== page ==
Bridgewater-Raynham Regional High School is yet another institution to take advantage of the latest 3D printing technology.
In Dave Patrick’s engineering class, the student are given the ability to realize their designs and hold them in the palm of their hands. The 3D printer that school has acquired is making everything possible to give the students an advantage in applying their skills when they do proceed to college or higher education.
“It allows them to do rapid prototyping. When they design something on the computer it allows them to actually make it within hours and look at it and feel it and most importantly answer the question, ‘Does it work?’” Patrick said.
The 3D printer which looks like a large oven typically works like the usual printer but it prints objects in three dimensions. It also uses melted plastic to produce the objects printed instead of paper and ink which is what an ordinary printer needs. Some of the students’ creations are being displayed at the school’s superintendent’s office.
The limitations encountered in using the 3D printer is that it can only create objects a few inches high, and the parts are not movable. But this can be easily remedied by printing part by part of the object and then building up the parts as a whole.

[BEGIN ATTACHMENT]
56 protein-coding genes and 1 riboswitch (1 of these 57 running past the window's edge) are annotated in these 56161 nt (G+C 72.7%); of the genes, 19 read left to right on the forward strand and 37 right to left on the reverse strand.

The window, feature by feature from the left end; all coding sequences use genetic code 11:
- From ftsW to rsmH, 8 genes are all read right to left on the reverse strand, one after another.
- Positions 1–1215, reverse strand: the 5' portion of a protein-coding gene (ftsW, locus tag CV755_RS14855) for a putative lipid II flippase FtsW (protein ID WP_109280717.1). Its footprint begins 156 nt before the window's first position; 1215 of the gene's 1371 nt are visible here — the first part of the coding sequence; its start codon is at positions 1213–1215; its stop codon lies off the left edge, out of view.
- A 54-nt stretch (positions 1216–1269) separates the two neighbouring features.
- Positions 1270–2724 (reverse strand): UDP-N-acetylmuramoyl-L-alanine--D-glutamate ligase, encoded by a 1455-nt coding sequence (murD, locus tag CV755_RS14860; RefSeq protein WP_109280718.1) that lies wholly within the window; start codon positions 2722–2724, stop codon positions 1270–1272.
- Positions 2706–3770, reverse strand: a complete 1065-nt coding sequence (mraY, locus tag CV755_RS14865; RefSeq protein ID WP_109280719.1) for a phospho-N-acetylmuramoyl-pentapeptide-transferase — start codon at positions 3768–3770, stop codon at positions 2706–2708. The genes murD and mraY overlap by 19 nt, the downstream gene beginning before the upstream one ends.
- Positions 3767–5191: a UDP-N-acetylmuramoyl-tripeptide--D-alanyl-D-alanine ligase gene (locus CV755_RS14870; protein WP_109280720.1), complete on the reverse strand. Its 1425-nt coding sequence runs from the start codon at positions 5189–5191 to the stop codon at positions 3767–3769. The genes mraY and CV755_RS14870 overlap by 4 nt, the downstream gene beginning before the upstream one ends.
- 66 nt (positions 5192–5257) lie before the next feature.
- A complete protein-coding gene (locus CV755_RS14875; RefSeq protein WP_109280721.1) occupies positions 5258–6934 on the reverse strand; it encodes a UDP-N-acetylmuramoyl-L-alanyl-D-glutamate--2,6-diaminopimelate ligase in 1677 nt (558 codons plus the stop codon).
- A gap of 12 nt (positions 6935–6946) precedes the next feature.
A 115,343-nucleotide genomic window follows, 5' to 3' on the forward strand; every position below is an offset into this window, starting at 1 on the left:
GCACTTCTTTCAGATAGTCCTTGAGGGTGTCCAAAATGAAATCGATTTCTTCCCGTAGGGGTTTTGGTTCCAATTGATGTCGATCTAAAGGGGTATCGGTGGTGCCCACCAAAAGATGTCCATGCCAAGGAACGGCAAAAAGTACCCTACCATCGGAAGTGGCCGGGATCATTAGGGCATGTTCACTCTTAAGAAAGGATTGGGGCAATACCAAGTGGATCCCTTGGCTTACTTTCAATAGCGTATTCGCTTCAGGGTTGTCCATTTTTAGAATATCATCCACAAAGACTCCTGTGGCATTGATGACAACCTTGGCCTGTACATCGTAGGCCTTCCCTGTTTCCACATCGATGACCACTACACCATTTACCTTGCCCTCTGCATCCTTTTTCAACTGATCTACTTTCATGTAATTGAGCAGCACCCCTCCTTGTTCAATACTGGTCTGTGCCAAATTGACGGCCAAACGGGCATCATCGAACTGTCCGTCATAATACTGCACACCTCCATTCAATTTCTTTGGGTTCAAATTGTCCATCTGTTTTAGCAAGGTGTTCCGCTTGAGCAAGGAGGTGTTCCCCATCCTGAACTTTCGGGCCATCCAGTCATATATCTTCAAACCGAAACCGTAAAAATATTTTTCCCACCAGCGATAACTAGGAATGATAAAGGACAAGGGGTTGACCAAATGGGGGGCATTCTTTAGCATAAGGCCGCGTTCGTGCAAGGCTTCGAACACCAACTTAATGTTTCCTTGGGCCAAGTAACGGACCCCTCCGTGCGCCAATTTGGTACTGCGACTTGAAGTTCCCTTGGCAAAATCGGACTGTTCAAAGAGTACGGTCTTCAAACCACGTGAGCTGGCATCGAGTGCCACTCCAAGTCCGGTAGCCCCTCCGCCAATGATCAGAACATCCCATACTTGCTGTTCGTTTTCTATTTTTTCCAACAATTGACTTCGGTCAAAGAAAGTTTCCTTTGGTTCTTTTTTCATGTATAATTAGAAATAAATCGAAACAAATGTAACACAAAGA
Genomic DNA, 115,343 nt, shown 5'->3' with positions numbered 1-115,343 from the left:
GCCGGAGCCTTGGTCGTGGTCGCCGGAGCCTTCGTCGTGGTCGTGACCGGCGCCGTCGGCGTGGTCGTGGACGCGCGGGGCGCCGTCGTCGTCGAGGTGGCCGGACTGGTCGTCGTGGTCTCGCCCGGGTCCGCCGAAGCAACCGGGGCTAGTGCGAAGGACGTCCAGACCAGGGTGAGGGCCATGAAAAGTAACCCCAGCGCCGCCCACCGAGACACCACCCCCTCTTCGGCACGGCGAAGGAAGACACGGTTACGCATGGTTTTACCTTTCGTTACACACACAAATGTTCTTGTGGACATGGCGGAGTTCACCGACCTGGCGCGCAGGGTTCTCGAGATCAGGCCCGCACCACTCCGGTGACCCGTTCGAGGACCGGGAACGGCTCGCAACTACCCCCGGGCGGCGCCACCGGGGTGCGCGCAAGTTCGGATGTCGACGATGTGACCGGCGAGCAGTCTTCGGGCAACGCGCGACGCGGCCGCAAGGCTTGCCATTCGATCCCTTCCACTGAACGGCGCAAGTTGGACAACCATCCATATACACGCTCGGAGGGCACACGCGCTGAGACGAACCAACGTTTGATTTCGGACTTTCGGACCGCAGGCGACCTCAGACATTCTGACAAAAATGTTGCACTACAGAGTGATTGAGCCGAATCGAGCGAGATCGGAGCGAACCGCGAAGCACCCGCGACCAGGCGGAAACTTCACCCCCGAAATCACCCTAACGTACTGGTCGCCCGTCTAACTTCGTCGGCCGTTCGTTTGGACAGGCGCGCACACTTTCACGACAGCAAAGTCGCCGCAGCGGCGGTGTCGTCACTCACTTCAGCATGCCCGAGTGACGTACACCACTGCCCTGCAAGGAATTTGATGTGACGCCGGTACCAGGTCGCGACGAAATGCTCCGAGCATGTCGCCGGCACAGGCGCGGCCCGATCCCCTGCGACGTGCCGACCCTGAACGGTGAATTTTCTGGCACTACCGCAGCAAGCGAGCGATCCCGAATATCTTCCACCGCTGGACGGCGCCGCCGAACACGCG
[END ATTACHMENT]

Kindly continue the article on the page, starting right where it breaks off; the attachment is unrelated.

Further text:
Other school departments as well are maximizing the use of the 3D printer. In math classes, for example, 3D printing is used to produce geometric models so that students can better visualize what they are learning. In art classes, ceramic molds are readily produced to aid in the creativity development of the students.
While the 3D printer may cost more than the ordinary, school officials believe that the mental development that their students gain from their 3D printing experience will be enough reason to compensate for the expenses of having it in their school.
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